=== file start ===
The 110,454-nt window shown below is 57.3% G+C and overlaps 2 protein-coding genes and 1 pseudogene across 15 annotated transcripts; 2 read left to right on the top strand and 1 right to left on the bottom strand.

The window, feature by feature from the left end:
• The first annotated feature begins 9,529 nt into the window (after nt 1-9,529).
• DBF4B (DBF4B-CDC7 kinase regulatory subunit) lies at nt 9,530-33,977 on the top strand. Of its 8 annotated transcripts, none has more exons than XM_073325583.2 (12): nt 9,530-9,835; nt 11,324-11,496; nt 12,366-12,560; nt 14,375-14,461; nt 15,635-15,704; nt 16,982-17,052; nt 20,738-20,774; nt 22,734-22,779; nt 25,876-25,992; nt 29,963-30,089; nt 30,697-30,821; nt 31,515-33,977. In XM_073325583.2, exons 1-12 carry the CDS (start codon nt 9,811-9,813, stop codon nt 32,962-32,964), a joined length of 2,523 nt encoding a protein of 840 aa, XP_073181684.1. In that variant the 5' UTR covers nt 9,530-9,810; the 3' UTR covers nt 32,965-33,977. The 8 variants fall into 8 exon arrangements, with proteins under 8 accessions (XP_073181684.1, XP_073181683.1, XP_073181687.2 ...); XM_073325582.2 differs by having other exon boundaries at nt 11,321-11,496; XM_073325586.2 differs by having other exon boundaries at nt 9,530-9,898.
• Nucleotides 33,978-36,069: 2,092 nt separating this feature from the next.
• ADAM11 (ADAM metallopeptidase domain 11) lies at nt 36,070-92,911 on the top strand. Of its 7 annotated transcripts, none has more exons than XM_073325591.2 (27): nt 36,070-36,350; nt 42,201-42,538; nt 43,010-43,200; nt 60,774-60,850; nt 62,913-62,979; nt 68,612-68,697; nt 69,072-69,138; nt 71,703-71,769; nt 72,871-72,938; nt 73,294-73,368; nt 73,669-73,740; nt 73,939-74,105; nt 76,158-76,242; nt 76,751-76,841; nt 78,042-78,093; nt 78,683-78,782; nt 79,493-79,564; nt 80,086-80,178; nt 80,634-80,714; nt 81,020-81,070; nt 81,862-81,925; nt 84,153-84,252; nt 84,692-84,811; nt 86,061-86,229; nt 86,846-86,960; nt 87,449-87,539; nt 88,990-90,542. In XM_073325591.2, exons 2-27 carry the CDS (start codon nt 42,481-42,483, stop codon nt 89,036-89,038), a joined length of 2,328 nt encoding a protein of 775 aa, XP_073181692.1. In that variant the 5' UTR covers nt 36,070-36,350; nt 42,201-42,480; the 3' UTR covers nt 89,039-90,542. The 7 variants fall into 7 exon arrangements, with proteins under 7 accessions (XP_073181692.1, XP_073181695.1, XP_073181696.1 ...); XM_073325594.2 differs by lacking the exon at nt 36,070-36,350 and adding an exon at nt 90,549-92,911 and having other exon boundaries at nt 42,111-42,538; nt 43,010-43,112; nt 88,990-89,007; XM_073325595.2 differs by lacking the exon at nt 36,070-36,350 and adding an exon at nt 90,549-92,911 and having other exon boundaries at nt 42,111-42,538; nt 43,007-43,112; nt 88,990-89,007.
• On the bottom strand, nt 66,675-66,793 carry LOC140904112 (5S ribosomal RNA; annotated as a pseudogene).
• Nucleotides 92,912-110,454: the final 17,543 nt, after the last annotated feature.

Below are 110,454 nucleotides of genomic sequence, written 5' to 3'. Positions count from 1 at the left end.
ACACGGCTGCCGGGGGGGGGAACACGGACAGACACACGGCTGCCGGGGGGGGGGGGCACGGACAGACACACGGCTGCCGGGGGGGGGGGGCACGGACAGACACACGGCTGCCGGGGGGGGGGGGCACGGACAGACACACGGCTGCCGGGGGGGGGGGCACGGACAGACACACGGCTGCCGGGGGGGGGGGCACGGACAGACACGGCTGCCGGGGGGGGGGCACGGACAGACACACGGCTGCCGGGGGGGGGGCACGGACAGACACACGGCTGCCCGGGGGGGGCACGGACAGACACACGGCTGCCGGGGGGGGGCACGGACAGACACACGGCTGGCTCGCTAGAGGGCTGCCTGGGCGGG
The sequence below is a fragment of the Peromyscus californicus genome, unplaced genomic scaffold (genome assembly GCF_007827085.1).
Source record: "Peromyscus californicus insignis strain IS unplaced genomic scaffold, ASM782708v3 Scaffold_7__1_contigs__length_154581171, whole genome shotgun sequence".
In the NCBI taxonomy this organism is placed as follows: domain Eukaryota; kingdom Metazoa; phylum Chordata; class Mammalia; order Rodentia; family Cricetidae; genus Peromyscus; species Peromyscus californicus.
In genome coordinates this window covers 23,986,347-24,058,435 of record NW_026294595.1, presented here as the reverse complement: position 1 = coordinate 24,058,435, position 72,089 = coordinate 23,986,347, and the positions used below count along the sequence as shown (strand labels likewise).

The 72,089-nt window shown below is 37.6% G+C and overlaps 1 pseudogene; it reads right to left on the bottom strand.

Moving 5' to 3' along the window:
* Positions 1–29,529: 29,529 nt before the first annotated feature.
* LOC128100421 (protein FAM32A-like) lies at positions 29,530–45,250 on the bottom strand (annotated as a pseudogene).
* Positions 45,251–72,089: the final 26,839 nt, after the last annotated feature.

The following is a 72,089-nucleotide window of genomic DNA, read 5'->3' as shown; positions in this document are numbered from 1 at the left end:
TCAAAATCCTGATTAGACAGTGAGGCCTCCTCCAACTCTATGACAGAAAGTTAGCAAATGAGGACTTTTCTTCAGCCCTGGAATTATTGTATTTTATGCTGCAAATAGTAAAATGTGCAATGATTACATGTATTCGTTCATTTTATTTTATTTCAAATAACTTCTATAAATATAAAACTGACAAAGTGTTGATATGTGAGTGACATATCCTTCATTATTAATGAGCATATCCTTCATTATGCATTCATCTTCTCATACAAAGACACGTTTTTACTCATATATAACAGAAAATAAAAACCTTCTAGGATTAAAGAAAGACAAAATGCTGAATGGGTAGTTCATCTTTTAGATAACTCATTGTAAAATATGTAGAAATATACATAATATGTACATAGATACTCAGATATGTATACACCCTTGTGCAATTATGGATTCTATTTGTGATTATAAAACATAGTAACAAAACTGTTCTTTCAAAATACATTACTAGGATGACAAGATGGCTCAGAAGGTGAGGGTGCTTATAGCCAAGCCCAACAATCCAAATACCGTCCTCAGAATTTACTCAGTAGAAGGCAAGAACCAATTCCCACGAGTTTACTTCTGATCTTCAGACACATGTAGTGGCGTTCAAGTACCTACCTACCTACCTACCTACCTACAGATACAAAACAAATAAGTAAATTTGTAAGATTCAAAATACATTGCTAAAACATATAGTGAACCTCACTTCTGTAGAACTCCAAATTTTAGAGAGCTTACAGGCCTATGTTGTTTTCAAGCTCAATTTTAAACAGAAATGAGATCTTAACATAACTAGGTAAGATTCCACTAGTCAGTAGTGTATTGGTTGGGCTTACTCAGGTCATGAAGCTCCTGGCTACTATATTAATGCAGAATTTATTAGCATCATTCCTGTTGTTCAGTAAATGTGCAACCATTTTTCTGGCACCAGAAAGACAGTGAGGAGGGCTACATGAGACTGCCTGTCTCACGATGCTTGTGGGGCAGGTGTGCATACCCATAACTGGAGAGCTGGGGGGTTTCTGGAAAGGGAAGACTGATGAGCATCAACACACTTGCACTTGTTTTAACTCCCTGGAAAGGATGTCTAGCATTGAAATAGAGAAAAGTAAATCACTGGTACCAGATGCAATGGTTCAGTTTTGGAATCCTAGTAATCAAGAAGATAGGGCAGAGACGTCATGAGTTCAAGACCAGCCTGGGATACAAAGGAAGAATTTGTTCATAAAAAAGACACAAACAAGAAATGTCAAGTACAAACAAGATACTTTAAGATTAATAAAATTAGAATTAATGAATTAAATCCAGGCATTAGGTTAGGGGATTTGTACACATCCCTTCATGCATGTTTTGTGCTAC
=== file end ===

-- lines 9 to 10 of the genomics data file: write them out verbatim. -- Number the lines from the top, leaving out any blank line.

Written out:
Below are 110,454 nucleotides of genomic sequence, written 5' to 3'. Positions count from 1 at the left end.
ACACGGCTGCCGGGGGGGGGAACACGGACAGACACACGGCTGCCGGGGGGGGGGGGCACGGACAGACACACGGCTGCCGGGGGGGGGGGGCACGGACAGACACACGGCTGCCGGGGGGGGGGGGCACGGACAGACACACGGCTGCCGGGGGGGGGGGCACGGACAGACACACGGCTGCCGGGGGGGGGGGCACGGACAGACACGGCTGCCGGGGGGGGGGCACGGACAGACACACGGCTGCCGGGGGGGGGGCACGGACAGACACACGGCTGCCCGGGGGGGGCACGGACAGACACACGGCTGCCGGGGGGGGGCACGGACAGACACACGGCTGGCTCGCTAGAGGGCTGCCTGGGCGGG